- Politics and Social Issues
Le Monde Diplomatique
The May issue of Le Monde Diplomatique contains an article by Benoît Bréville, entitled "What US Foreign Policy?" The French, it seems, are receiving mixed signals. Examining Republicans running for office (written while Cruz was still in the race), they cannot, in their analyses, find a substantive difference between the GOP and the Obama Administration. Naturally, they clearly pick up on the hyperbole that condemns the last seven, eight years as indecisive and ineffective. But they paid rapt attention, even if Americans did not, to Trump's complaint about overspending on the Middle East while neglecting the homeland. Personally, I find myself wavering between two irreconcilable points-of-view. The Middle East has always been at war, to various degrees of intensity, and, to speak freely, the French quote Trump accurately: "the infrastructure of our country is disintegrating". Take a look, it's true, unless your hometown just got a lucky facelift. Fix the domestic situation, a kind of self-centered logic declares, then see what can be done in the Middle East. They will still be fighting. Actually, I begin to wonder if terrorism is not really a criminal or police matter more than a cassus belli. Terrorists are not nationals. However, the usual airstrikes have not been overly-impressive, nor the drone-dealt deaths of key terrorists so very sensational. To be honest, terrorists are not all the same, yet a common thread runs through all of them. They want to establish a Caliphate, or, if you will, harmonious caliphates, instead of nation-states, which is how both the old, and new world order, was, and is, arranged. How well the French have mastered American history can be judged by an obscure reference to Robert Taft in 1952 as the most recent Republican candidate to oppose "military expeditions". Touché, mes amis.
French Support in Lebanon, 1983
The No-Policy of 2009
Bréville does not go into it, but surely he appreciates the fact that in 2008, before 2009, Americans were tired of perpetual war. Obama had a record that positively glowed with anti-war declarations. His campaign promises consisted in part of bringing the troops home from overseas. But not many specifics were fully articulated. The man deserves credit; he tried. I think of the spared lives of our servicemen and women. But then, I also think, unopposed, our enemies are gaining in strength. Is there a game plan here? Thus, Bréville points out how some of Obama's predecessors were, by way of contrast, crystal clear: Truman and containment, Eisenhower and anti-Communism, Nixon and 'detente' (Bréville's term), Reagan and confrontation, and then, skipping ahead twelve years, George W. Bush and the War on Terrorism. What he means is that strong presidents always formed concrete foreign policies, which they steadfastly maintained throughout their administrations. Perhaps it is not the task of the French to advise American presidents how to construct foreign strategies, but, while he is no Alexis de Tocqueville, Bréville does have a few pointers worth the while. On the other hand, he has totally lost sight of Obama's unpopular, if surreptitious, attempt to almost singlehandedly form an overarching accord with the multi-national, multi-sect leaders of Islam. Somehow, if it came into existence, and held, both Christian Hawks and Clerical Demagogues would come to their senses.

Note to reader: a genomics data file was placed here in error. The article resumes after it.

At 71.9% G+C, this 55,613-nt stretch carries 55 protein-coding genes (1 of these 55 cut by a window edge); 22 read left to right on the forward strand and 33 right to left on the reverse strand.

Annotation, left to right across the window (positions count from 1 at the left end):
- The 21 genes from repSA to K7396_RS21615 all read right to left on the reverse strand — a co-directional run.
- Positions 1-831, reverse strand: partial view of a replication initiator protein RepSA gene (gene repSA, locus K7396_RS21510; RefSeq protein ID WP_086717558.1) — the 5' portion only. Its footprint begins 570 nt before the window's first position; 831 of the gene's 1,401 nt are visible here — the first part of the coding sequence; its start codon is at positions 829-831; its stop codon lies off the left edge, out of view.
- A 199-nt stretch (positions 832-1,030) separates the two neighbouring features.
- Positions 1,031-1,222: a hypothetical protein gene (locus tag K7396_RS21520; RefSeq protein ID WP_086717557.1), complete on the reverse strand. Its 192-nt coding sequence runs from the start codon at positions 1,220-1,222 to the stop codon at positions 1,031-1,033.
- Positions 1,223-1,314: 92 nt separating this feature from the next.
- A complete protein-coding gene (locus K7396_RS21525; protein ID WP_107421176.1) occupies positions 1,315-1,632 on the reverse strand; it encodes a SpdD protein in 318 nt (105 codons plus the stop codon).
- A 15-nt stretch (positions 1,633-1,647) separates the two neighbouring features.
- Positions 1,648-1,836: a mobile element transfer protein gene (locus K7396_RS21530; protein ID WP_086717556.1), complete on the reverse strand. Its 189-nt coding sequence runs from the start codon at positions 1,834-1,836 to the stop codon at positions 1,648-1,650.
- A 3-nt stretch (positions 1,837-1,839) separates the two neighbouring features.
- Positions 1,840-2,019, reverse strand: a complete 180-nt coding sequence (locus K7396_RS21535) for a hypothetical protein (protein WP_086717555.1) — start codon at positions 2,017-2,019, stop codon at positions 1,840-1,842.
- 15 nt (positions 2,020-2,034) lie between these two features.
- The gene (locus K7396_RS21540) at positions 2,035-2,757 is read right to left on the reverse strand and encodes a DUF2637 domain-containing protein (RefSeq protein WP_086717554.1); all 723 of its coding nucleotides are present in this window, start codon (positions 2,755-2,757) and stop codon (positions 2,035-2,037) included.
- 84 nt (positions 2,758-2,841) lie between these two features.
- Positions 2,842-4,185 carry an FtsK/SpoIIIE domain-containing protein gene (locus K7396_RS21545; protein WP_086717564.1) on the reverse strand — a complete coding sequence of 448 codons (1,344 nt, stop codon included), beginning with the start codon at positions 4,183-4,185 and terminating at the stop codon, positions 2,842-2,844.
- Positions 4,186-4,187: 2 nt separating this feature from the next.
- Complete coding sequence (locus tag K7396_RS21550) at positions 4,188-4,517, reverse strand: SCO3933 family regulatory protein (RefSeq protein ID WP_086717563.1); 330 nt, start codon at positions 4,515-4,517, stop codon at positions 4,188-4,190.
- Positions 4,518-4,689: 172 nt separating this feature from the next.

He made progress, too. In general, Islamic-Americans are more subjects of sympathy than wrath. Pains are taken to distinguish between the rightful heirs of Mohammad and his evil rejects. Bréville is correct at least thus far in that despite the usual lip service rendered in support of an imaginary defeat of ISIS, Trump might not meddle in Middle Eastern affairs any more than Obama did. The militant Bushes have already deserted him, though the final chapter of the 2016 election has not yet been written. In fact, it is plausible that Clinton will carry the day in November. If so, one can only wonder what happened to the likes of FDR and Truman, both of whom defeated Hitler, and went on to establish the State of Israel. Why, all of a sudden, with corpses strewn all over Paris, do Democrats wend toward prevarication and backpedaling? Radical Islamic extremism is rising and we are at a complete standstill.
A Metastasized Cancer
Who Owns the Middle East?
Sovereign Nations or Terrorists?
Le Cinéma and Filthy Lucre